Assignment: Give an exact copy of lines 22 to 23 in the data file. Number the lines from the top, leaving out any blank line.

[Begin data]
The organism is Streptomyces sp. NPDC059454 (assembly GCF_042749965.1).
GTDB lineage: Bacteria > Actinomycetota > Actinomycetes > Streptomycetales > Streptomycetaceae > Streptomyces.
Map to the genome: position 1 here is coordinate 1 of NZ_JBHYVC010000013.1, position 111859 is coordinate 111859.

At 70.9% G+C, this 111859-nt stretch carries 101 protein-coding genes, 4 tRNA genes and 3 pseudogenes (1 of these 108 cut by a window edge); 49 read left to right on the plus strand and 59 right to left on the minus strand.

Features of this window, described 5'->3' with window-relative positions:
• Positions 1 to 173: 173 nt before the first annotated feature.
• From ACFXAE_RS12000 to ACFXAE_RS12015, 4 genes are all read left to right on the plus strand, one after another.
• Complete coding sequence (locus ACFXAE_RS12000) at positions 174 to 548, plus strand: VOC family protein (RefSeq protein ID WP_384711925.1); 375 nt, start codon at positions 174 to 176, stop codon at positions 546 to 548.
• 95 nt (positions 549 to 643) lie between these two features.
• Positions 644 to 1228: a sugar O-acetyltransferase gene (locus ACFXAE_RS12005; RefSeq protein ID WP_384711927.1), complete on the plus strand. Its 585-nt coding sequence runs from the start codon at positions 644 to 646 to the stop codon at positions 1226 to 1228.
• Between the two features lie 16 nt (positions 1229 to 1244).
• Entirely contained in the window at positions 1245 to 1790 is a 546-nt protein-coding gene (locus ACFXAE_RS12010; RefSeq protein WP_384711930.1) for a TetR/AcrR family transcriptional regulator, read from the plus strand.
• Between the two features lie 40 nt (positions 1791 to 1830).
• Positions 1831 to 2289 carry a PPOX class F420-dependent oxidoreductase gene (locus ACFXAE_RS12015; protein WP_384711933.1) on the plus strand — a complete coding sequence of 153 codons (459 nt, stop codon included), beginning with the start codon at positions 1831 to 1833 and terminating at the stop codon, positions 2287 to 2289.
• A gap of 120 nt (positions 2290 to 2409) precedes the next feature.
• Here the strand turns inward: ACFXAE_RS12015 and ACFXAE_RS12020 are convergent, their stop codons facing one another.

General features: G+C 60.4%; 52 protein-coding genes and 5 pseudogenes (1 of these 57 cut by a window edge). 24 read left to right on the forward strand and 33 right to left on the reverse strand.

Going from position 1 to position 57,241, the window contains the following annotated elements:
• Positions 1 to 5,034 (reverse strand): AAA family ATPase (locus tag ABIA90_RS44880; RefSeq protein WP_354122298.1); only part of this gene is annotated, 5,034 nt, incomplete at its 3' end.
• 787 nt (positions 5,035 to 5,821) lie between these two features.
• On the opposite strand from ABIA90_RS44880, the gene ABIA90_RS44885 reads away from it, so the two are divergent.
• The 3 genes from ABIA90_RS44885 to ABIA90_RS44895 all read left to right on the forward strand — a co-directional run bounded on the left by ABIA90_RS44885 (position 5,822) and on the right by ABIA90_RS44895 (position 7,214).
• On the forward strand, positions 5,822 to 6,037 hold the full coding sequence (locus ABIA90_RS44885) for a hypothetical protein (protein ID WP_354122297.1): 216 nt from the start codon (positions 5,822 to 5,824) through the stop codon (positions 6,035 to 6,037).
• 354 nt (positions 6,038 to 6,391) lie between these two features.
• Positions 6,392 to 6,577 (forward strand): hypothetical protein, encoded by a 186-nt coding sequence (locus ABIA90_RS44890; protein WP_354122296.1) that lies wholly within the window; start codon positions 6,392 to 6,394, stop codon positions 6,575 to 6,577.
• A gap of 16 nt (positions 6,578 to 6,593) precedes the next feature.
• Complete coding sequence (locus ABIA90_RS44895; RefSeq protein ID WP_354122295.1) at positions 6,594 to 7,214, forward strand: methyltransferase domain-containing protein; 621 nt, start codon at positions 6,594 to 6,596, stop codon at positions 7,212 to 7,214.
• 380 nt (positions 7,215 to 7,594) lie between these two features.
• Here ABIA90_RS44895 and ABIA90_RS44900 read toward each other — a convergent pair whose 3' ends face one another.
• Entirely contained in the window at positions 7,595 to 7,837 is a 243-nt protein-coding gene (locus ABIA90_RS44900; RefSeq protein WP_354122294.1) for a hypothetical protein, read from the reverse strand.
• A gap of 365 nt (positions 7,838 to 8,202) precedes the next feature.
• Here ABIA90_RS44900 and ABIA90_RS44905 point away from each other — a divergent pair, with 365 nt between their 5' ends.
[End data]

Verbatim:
• The 3 genes from ABIA90_RS44885 to ABIA90_RS44895 all read left to right on the forward strand — a co-directional run bounded on the left by ABIA90_RS44885 (position 5,822) and on the right by ABIA90_RS44895 (position 7,214).
• On the forward strand, positions 5,822 to 6,037 hold the full coding sequence (locus ABIA90_RS44885) for a hypothetical protein (protein ID WP_354122297.1): 216 nt from the start codon (positions 5,822 to 5,824) through the stop codon (positions 6,035 to 6,037).